If you are in a Hurricane’s path, we hope that you are prepared to take shelter and have a plan for emergency situations. After flooding, clean-up is an obvious next step, and a critical part of that cleaning is final disinfection. LightStrike Robots have been used in many outbreak and flooding situations to halt the spread of the microbes that can flourish after floods.
It’s important to be aware of the types of infections most commonly associated with hurricanes, especially for healthcare workers and families taking shelter in community settings.
Infections associated with immersion in water
Many microbes are abundant in standing water, especially if flooding has caused damage to sewage systems.
- Aeromonas, Vibrio, Tetanus
Infections from Aeromonas or Vibrio can appear as gastrointestinal illness, but both can also cause skin infections, whereas Tetanus infection’s hallmark symptoms are stiffness of the neck, jaw, and facial muscles. All of these are treatable, but need to be attended to quickly.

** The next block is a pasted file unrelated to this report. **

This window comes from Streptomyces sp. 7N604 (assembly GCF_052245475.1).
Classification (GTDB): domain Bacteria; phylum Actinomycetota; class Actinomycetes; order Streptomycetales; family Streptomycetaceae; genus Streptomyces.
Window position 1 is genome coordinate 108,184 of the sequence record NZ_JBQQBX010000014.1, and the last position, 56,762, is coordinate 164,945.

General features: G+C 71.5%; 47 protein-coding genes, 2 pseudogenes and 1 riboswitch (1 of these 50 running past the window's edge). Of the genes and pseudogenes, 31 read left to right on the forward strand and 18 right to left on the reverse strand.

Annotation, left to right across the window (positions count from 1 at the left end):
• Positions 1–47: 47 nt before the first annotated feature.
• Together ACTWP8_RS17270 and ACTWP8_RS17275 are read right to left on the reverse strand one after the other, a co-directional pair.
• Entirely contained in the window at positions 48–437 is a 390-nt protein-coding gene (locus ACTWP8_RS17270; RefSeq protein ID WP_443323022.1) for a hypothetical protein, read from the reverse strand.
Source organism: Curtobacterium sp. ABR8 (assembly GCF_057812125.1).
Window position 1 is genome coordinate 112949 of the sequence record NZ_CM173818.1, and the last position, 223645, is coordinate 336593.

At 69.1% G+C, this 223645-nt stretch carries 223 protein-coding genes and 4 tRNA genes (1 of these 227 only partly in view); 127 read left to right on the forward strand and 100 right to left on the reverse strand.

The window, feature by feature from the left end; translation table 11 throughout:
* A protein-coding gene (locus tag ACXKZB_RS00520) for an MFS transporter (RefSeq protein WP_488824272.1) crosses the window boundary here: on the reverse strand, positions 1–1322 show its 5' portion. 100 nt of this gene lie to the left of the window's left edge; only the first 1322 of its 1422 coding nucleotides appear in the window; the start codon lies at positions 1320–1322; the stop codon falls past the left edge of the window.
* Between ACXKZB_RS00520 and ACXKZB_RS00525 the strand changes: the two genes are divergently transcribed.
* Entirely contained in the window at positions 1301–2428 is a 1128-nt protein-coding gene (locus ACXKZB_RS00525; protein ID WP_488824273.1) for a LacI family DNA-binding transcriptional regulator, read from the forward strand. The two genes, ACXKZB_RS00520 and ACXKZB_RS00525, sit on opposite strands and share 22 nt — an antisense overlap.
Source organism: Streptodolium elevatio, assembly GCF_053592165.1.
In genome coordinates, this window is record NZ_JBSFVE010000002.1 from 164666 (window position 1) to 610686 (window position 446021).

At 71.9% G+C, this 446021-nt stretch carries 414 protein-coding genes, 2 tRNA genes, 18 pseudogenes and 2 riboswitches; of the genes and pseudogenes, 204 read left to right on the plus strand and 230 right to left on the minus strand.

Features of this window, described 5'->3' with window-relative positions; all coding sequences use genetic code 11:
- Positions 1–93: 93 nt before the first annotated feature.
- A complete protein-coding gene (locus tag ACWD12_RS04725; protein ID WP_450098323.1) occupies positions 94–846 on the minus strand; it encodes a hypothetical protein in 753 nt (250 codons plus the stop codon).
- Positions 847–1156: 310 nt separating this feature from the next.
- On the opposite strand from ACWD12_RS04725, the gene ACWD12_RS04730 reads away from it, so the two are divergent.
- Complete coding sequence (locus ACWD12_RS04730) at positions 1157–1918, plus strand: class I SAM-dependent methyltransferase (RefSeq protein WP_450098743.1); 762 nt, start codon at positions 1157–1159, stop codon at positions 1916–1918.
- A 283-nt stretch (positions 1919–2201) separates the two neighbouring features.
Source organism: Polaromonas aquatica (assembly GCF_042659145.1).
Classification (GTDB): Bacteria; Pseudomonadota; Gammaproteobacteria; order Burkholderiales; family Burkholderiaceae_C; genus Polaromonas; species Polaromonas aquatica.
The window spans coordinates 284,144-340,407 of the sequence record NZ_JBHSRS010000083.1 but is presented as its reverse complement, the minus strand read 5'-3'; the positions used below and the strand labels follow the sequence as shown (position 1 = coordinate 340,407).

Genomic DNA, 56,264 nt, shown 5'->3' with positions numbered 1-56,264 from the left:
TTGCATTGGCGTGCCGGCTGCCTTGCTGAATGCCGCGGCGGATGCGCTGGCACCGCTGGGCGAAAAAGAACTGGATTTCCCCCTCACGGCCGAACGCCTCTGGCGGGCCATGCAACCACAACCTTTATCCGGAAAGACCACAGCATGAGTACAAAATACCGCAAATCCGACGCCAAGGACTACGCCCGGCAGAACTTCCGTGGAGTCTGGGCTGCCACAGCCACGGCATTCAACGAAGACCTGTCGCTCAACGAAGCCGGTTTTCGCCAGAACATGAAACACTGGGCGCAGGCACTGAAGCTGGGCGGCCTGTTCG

- Skin and Soft Tissue Infections
Staphylococcus and Streptococcus infections are most common, and if you already have a wound, contamination from flood waters can lead to an infection.
Infections associated with shelters
Shelter environments can involve interaction with many different people, in settings that are often not designed for privacy or infection control. Alcohol-based hand gels can minimize spread of some germs but soap-and-water handwashing is the most reliable way to rid your hands of microbes.
- Respiratory illnesses, Pertussis, and Tuberculosis
Avoid folks who are coughing and keep young children (who may be unvaccinated against Pertussis) away from large groups of people.
- Ectoparasites – Lice, Ticks, Fleas
Gross but true, and fortunately easier to treat than most of the germs in this list. But checking yourself for these little bugs is wise when you’re stuck in a group setting.
- Gastrointestinal, Fecal-oral route infections: Norovirus, Hep A, Salmonella
Norovirus spreads quickly and easily in group settings, and controlling its spread can be difficult. Remember that alcohol-based hand sanitizers and bleach disinfectants have been proven ineffective for it, so it’s important to wash hands with soap and water, and disinfect with UV or with hydrogen peroxide-based cleaners.